It's sad that one comment can mean more to a debate than years of attacking public employees and public works and months of attempting to destroy the California dream. That should be disqualifying enough. But Governor Hot Tubs and Stogies' "let them eat cake" comment in the New York Times has gained some traction. Apparently this was a target big enough for everyone in Sacramento to hit. The Assembly Democrats included it in a video showing the Governor's hypocrisy during recent budget talks.
And that's great. Narrative-setting can be powerful and important. That's what's behind the Governor's idiotic crusade to criticize legislators for legislating while he stamps his little feet. At least for today, I think the Democrats are getting the better of ol' Hot Tubs and Stogies.
But I'm more excited about this:
Labor groups file initiative to repeal corporate tax breaks included in recent budget deals.
These are the massive corporate tax breaks, which could cost the state up to $2.5 billion dollars a year, agreed to in secret by the Governor and the Legislature during the February budget agreement. In a time of recession, the state's political leadership, hijacked by the 2/3 requirement, gave away billions of dollars to the largest corporations in America while crying poor about social services for the indigent and the needy. And those corporate tax breaks are the ONLY permanent tax changes made in the budget this year.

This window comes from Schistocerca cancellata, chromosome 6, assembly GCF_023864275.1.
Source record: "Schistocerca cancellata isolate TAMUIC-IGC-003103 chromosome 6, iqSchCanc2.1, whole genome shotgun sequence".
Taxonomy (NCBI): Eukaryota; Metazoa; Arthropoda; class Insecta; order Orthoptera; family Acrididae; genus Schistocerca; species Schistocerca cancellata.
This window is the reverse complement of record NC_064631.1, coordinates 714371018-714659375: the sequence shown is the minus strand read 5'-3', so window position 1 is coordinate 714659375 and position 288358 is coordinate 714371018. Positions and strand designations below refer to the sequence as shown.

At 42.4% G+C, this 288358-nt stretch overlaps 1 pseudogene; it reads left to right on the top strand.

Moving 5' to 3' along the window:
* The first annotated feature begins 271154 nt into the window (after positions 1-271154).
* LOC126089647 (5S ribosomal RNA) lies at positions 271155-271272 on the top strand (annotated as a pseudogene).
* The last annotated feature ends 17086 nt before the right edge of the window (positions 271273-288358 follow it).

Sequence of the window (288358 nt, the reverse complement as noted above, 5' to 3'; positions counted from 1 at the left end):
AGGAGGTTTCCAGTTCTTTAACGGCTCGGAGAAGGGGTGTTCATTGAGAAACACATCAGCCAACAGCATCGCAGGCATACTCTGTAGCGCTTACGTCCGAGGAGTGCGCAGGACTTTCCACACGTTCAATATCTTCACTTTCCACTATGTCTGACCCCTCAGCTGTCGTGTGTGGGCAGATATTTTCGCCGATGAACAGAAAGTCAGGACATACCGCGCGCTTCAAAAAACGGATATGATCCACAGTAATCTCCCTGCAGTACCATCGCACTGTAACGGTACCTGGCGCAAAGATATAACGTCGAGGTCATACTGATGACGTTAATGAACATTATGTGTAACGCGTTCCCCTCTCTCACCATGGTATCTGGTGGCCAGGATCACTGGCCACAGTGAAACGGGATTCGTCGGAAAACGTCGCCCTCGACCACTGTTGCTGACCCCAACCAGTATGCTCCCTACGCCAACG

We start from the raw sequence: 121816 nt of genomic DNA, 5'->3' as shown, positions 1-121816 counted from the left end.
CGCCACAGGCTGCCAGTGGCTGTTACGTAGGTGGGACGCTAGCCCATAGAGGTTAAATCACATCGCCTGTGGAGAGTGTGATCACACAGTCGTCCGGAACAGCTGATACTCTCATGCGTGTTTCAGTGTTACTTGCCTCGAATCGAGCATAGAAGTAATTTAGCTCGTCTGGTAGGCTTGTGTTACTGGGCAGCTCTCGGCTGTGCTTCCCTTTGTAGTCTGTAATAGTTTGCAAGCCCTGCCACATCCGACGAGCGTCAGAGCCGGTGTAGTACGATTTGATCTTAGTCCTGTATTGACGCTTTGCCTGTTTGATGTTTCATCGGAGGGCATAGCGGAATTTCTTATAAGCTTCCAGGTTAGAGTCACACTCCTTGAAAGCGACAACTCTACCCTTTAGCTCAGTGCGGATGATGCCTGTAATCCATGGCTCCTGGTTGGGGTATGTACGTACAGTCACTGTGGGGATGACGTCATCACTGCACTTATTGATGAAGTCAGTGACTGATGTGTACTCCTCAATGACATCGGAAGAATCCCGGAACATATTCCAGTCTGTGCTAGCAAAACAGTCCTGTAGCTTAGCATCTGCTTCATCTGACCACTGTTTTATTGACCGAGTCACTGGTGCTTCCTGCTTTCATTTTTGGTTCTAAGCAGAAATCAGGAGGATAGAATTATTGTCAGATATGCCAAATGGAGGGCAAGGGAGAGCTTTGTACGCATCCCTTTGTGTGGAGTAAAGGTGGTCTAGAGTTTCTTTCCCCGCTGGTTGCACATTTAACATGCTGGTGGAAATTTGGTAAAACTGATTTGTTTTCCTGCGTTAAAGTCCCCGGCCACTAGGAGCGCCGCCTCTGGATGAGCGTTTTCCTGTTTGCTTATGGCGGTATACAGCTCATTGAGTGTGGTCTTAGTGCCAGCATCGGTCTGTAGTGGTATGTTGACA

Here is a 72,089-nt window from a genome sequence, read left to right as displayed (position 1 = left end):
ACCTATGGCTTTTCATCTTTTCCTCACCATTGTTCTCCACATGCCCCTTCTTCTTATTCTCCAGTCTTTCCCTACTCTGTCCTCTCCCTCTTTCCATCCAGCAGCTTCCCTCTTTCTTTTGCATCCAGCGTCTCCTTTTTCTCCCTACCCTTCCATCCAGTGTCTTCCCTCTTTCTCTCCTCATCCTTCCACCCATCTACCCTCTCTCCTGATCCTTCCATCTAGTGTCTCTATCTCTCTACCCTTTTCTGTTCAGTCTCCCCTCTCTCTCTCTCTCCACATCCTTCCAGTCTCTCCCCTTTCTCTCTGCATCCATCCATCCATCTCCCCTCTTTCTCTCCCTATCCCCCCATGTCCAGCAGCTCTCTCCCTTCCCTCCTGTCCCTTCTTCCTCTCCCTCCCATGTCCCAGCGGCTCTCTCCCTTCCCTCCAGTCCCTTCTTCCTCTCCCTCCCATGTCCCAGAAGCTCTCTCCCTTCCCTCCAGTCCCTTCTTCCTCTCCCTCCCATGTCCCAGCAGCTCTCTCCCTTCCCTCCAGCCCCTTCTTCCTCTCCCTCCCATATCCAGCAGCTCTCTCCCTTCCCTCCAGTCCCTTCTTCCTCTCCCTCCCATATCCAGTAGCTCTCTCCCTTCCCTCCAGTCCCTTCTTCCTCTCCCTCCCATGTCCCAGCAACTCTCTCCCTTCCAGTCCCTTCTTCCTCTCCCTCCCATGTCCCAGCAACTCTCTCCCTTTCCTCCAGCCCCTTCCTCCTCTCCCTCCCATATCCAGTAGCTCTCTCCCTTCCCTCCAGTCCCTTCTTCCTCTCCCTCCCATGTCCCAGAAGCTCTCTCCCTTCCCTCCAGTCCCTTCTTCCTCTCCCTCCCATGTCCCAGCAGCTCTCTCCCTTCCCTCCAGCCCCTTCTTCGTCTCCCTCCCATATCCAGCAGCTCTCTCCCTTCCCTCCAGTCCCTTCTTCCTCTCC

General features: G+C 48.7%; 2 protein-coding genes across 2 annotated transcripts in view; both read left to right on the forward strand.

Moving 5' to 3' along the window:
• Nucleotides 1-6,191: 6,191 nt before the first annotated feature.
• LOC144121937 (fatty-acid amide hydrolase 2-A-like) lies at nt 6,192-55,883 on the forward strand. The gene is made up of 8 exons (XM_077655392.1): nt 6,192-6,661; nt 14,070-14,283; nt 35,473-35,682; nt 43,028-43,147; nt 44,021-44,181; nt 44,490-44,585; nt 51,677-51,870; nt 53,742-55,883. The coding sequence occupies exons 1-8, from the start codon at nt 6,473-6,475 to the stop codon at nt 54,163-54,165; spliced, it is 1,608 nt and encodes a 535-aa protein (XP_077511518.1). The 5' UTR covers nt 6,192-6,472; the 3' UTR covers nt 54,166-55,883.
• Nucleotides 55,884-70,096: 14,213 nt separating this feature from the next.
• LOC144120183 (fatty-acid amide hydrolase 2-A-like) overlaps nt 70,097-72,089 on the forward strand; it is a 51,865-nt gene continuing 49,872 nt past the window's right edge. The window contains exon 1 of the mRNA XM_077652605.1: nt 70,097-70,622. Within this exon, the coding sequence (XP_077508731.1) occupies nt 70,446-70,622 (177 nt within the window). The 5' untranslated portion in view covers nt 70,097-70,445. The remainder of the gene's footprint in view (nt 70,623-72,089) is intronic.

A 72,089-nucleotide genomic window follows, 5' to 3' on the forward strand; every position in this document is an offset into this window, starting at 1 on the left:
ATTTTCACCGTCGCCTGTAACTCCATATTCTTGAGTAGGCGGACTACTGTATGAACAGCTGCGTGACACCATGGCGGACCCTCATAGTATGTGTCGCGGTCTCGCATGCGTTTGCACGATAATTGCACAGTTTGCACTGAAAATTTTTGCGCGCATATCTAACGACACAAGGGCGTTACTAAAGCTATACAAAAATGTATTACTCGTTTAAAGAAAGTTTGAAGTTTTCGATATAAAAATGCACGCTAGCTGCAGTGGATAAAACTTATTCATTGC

Damn right they should be repealed. They offend the conscience, cost the state needless cash, and do nothing to help the vast majority of businesses (80-90% of the proceeds of these tax breaks will go to just 200 corporations).
Bottom line: Budgets are about values, and they are about priorities. Before lawmakers take health coverage away from children whose parents are struggling to make ends meet, eliminate financial aid for students who understand that hard work and a college education provide the best promise of future success, or shutter state parks that protect California's natural environment and provide affordable recreational opportunities, they should reverse these permanent and massive giveaways that will compromise the state's long-term financial security.
With newfound spunk from Democrats, at least in the Assembly, and serious moves by progressive advocates to reverse the horrible decisions made in past budget years, I think the ground is being prepared for a legitimate reform of the broken structure that has brought us to this point.